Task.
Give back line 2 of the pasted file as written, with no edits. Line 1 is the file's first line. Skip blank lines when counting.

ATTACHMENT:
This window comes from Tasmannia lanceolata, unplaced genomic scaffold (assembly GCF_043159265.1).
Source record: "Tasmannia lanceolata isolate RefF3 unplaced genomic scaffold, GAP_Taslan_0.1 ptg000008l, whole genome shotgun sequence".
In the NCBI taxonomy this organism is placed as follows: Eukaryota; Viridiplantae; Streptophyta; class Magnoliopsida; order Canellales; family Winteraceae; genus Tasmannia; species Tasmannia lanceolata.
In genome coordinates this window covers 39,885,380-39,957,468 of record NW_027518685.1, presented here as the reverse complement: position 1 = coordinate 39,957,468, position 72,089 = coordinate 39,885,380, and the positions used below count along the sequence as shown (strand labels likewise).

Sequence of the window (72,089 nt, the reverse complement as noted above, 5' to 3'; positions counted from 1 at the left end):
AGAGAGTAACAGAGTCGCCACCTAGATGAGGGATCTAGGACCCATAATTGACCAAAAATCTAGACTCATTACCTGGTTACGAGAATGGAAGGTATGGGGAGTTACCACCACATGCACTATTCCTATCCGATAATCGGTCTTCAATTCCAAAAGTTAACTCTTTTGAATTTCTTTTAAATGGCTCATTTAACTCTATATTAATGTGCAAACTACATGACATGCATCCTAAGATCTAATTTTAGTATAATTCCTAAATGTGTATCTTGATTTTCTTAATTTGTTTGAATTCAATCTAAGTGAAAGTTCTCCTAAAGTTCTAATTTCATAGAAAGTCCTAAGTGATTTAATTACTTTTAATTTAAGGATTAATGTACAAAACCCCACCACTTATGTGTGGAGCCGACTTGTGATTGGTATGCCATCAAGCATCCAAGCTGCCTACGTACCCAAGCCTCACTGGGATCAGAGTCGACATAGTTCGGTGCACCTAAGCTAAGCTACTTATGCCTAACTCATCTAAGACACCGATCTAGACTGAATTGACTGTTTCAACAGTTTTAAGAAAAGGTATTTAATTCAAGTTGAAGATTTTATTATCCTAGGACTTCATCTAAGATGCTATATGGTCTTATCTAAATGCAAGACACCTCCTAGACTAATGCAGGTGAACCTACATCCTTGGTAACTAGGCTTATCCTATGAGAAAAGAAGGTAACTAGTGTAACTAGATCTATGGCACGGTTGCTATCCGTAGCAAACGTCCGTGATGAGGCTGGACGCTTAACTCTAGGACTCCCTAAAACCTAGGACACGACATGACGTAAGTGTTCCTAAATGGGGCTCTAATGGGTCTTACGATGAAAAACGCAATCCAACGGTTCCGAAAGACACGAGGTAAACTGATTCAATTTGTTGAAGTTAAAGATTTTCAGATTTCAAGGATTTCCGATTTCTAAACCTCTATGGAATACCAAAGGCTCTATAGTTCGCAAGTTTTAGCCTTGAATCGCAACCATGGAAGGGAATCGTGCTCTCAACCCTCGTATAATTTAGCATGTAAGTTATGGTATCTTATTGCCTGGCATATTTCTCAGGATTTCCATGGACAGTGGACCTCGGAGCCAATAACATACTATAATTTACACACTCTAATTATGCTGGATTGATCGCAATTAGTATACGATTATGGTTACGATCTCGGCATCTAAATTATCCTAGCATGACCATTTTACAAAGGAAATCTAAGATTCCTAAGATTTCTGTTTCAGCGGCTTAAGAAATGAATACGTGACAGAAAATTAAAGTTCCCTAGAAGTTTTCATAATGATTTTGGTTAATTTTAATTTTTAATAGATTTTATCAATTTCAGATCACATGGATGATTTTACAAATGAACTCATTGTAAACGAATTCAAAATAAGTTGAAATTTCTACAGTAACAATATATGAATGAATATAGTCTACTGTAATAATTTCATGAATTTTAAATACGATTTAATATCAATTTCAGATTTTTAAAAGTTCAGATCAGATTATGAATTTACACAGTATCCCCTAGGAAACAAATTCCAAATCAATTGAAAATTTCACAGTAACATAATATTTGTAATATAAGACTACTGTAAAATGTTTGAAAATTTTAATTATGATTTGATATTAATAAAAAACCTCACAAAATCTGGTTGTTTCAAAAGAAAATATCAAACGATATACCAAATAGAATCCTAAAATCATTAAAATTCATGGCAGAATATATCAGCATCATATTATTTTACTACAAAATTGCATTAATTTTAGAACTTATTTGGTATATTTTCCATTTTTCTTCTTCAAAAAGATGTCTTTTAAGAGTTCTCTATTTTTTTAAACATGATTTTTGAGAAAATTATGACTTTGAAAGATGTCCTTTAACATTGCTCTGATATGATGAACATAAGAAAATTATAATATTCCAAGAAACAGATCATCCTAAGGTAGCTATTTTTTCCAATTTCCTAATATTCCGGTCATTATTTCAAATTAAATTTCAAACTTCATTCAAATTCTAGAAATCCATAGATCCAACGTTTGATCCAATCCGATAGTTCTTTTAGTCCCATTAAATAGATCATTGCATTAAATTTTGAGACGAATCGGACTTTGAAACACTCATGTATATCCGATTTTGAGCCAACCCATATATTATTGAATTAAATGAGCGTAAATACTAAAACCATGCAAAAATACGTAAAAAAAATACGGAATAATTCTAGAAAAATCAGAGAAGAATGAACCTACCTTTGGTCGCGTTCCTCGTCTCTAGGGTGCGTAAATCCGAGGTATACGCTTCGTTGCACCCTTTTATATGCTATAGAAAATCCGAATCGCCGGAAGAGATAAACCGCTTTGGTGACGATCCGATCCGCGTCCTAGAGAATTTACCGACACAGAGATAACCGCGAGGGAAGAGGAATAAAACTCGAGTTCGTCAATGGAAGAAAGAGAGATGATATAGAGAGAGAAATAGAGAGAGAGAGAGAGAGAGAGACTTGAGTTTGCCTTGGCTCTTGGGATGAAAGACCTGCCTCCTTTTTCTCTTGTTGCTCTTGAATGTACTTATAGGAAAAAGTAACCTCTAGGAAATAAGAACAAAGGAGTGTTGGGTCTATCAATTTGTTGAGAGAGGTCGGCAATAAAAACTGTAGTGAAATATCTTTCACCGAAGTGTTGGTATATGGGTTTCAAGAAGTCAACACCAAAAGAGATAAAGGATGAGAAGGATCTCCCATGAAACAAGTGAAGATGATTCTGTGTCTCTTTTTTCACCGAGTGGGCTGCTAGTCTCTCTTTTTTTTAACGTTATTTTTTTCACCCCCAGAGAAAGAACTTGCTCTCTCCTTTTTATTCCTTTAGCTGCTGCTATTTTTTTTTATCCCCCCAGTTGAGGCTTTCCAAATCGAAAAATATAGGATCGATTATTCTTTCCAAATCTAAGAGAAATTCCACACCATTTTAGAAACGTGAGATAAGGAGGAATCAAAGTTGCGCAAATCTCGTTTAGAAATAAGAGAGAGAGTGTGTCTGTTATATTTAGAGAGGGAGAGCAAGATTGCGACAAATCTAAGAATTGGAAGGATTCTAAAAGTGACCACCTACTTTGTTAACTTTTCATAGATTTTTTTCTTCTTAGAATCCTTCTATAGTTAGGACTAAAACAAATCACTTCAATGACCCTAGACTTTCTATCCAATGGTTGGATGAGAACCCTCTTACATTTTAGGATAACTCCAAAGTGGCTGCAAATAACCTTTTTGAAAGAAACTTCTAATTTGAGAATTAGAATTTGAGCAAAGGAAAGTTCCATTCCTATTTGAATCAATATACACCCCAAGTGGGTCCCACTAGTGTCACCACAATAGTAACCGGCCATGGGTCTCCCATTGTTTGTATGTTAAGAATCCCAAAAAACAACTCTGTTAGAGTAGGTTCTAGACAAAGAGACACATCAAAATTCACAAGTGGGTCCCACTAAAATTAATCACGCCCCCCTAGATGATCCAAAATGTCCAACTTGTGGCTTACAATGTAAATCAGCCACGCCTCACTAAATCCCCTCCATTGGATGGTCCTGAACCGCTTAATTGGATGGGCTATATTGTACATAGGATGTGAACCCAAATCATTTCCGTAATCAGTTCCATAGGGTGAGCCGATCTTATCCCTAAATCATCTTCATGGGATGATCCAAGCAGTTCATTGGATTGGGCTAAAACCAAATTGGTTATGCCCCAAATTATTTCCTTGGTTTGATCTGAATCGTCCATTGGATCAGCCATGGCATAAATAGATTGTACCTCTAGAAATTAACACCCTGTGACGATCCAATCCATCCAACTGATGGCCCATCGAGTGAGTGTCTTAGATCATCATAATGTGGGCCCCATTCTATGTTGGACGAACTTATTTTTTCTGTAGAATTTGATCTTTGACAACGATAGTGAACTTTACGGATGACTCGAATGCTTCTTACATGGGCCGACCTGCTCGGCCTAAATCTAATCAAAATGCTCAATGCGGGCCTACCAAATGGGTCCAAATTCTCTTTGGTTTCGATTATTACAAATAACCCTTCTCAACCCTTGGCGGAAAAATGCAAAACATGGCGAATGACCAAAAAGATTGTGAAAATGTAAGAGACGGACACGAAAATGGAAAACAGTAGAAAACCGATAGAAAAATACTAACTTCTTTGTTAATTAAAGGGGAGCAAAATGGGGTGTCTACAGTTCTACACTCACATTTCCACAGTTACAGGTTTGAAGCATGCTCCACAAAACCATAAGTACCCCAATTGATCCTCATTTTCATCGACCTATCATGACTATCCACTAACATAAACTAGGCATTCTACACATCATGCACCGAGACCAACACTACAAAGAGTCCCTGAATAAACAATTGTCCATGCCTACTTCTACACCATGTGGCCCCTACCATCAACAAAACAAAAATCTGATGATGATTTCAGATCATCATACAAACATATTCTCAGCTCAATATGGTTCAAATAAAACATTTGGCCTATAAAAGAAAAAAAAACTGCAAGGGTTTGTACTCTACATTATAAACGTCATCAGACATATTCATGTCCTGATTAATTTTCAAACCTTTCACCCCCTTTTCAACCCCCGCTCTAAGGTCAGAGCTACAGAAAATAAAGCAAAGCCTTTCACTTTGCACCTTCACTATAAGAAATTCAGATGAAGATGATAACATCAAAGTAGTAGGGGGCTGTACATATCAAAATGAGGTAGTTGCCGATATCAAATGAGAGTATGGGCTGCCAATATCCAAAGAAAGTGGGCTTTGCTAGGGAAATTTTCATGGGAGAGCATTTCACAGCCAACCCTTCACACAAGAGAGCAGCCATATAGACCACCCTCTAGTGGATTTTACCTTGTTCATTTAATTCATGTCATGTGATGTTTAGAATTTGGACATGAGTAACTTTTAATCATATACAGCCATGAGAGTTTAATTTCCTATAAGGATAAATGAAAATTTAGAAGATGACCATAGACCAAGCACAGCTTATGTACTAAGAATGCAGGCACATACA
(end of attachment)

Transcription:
Source record: "Tasmannia lanceolata isolate RefF3 unplaced genomic scaffold, GAP_Taslan_0.1 ptg000008l, whole genome shotgun sequence".